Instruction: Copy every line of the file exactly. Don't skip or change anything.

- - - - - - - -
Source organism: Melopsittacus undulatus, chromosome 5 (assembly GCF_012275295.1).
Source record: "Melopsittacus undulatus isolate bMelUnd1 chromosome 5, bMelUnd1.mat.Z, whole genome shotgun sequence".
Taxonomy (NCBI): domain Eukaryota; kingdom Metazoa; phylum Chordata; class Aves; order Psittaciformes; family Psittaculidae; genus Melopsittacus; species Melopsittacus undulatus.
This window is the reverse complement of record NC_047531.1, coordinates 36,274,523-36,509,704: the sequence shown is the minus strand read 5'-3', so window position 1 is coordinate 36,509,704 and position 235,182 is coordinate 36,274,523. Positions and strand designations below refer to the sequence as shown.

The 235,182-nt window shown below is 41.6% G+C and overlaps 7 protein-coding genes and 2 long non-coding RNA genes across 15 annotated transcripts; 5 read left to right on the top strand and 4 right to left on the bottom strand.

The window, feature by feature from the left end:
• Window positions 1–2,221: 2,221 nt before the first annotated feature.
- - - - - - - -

Source organism: Melopsittacus undulatus, chromosome 5 (assembly GCF_012275295.1).
Source record: "Melopsittacus undulatus isolate bMelUnd1 chromosome 5, bMelUnd1.mat.Z, whole genome shotgun sequence".
Taxonomy (NCBI): domain Eukaryota; kingdom Metazoa; phylum Chordata; class Aves; order Psittaciformes; family Psittaculidae; genus Melopsittacus; species Melopsittacus undulatus.
This window is the reverse complement of record NC_047531.1, coordinates 36,274,523-36,509,704: the sequence shown is the minus strand read 5'-3', so window position 1 is coordinate 36,509,704 and position 235,182 is coordinate 36,274,523. Positions and strand designations below refer to the sequence as shown.

The 235,182-nt window shown below is 41.6% G+C and overlaps 7 protein-coding genes and 2 long non-coding RNA genes across 15 annotated transcripts; 5 read left to right on the top strand and 4 right to left on the bottom strand.

The window, feature by feature from the left end:
• Window positions 1–2,221: 2,221 nt before the first annotated feature.